DPS covers its tracks

The Texas Department of Public Safety is under heavy criticism for how it handled the search for the missing Democratic legislators last week, with allegations of harassment of the legislators’ families and misleading the Department of Homeland Security about Pete Laney’s plane. In response to the accusations, the DPS has announced that it has destroyed all records related to their actions last week.

“We can maintain intelligence information only if there is a reasonable suspicion that the individual is involved in criminal activity and the information is relevant to that criminal activity,” an agency statement said.

“Any kind of intelligence information that we can maintain or disseminate must not be used in violation of the privacy and constitutional rights of individuals.”

The unsigned DPS statement said the Democratic walkout on May 12 was not a criminal investigation so the agency could not legally maintain the information. The order to destroy the documents came on May 15.

I’m just speechless. There’s no way you can spin this as protecting privacy because the people whose privacy would be affected by the investigation are the ones who are demanding it. This is a hamhanded coverup, as clumsy and bullheaded as torching a jewelry store to hide evidence of a burglary. I can’t imagine anything the DPS could have done that would have been less likely to make this issue go away.

Of course, they’re not the only ones who are stonewalling:

Congressional Democrats also raised questions May 14 about whether the DPS misused a federal Homeland Security Department agency in searching for former Speaker Pete Laney’s airplane the day of the walkout.

A DPS officer had called the Air and Marine Interdiction Coordination Center asking for help locating Laney’s aircraft.

The federal agency last Thursday put out a statement saying the DPS had mislead the interdiction service into believing it was searching for an aircraft that was missing and had possibly crashed.

Homeland Security Secretary Tom Ridge has refused to release tapes of the telephone call from DPS.

The Fort Worth Star Telegram has a fuller story that names the person responsible for giving the order to destroy:

AUSTIN – One day before Democrats ended their boycott of the Texas House last week, the Texas Department of Public Safety ordered the destruction of all records and photos gathered in the search for them, documents obtained Tuesday show.

A one-sentence order sent by e-mail on the morning of May 14 was apparently carried out, a DPS spokesman said Tuesday. The revelation comes as federal authorities are investigating how a division of the federal Homeland Security Department was dragged into the hunt for the missing Democrats — at the request of the state police agency.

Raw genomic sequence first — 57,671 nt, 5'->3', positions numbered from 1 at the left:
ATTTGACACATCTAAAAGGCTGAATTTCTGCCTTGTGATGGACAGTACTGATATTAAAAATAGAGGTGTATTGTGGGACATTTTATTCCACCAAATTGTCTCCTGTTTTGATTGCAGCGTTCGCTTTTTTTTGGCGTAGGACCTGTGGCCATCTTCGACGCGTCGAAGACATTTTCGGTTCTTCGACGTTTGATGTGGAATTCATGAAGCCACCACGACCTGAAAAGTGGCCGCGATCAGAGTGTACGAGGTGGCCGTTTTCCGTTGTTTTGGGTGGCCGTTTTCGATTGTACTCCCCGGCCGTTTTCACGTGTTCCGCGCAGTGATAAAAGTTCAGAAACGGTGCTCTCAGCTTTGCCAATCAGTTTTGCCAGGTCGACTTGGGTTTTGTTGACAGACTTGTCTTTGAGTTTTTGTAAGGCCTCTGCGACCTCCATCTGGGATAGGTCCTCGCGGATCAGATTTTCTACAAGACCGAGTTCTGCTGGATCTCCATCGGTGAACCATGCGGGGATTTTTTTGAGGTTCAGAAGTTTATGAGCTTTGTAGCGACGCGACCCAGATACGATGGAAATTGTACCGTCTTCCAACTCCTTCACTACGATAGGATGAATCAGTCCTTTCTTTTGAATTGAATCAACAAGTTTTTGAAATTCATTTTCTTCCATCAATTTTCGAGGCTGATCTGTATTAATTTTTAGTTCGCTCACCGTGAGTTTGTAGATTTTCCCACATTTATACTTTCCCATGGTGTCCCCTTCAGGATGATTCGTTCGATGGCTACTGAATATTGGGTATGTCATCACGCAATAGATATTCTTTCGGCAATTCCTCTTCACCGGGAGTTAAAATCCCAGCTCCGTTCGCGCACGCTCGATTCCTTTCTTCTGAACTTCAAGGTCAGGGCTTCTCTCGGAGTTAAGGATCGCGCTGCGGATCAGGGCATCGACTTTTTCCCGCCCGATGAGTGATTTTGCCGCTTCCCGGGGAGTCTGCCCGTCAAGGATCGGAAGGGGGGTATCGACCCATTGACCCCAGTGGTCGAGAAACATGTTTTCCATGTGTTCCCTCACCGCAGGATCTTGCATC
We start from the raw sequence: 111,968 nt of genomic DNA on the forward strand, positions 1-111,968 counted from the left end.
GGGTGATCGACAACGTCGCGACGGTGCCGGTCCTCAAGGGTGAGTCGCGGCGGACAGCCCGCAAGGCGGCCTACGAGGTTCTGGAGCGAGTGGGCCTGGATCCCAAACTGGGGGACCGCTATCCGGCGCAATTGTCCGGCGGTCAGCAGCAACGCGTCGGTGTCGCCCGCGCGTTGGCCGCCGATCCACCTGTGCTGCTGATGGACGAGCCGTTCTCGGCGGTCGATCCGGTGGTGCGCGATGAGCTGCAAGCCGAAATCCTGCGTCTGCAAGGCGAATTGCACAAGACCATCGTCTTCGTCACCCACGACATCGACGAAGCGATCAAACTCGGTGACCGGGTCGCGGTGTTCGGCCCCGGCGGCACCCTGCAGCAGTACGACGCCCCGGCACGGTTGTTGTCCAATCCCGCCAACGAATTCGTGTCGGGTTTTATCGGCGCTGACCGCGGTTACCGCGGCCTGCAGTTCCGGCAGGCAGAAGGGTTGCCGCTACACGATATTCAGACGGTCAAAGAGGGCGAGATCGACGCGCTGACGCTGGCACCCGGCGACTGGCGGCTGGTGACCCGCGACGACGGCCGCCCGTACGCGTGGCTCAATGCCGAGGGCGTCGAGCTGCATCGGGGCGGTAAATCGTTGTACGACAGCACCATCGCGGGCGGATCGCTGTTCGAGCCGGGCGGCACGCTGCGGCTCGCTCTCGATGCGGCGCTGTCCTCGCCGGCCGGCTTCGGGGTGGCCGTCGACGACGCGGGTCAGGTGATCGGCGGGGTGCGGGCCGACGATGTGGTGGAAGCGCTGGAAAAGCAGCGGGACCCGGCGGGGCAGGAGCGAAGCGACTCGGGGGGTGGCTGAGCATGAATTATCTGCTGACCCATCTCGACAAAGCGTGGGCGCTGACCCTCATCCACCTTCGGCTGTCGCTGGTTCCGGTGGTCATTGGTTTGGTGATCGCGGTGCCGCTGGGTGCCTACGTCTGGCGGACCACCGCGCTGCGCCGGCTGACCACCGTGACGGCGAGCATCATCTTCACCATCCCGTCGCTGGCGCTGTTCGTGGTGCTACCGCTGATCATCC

Addressed to “Captains,” the order said: “Any notes, correspondence, photos, etc. that were obtained pursuant to the absconded House of Representative members shall be destroyed immediately. No copies are to be kept. Any questions please contact me.”

It was signed by the commander of the DPS Special Crimes Service, L.C. “Tony” Marshall.

As vile as this act is, it’s not clear that it’s a crime:

State law generally requires that records be kept for a certain period of time, but it was unclear late Tuesday how those guidelines would affect DPS’ actions.

Angela Hale, spokeswoman for Attorney General Greg Abbott, a Republican, said it would be a crime to destroy records that had been requested under the Texas Open Records Act. It could not be determined late Tuesday if there was a standing request for the records before they were destroyed.

Hale said destroying records before state guidelines allow it would not be within the purview of the attorney general.

Rob Wiley, past president of the Freedom of Information Foundation of Texas, said it may not be a crime, but it is not how state agencies typically handle records.

“As a general rule, government agencies don’t destroy records this quickly … that is very unusual,” he said.

“A reasonable person would certainly believe that somebody thinks something ought to be hidden,” Wiley said. “The likelihood was there was some kind of attempt to use the governmental processes for what was clearly a partisan political issue.”

This AP wire story notes that there was a request for the DPS information:

State Reps. Lon Burnam, Yvonne Davis and Timoteo Garza — members of the House law enforcement committee who were among the fleeing lawmakers — filed a Texas Public Information Act request Monday seeking all printed and electronic documents about the DPS involvement in the search.

By Monday all of the records were already destroyed, though of course that was not yet known. Whether a Texas Public Information Act request meets the standard that Attorney General Abbott’s spokeswoman mentioned for a criminal case is something I couldn’t say. Bear in mind, though, that when these reps asked about these records at a Public Safety Commission meeting, they were not told they had been destroyed.

Democratic Reps. Lon Burnam, Yvonne Davis and Timoteo Garza filed a Texas Public Information Act request Monday seeking all printed and electronic documents about how the agency searched after the legislators didn’t show up for the House session May 12.

But officials did not answer Burnam’s questions during a Public Safety Commission meeting Tuesday, saying a response would not be appropriate because it was during the public comment period.

“It was very gracious and polite stonewalling,” said Burnam, D-Fort Worth.

So if this was during the public comment period, then why had the records already been destroyed? That doesn’t add up.

On a side note, Josh Marshall outlines Tom DeLay’s role in all this, in DeLay’s own words, here.

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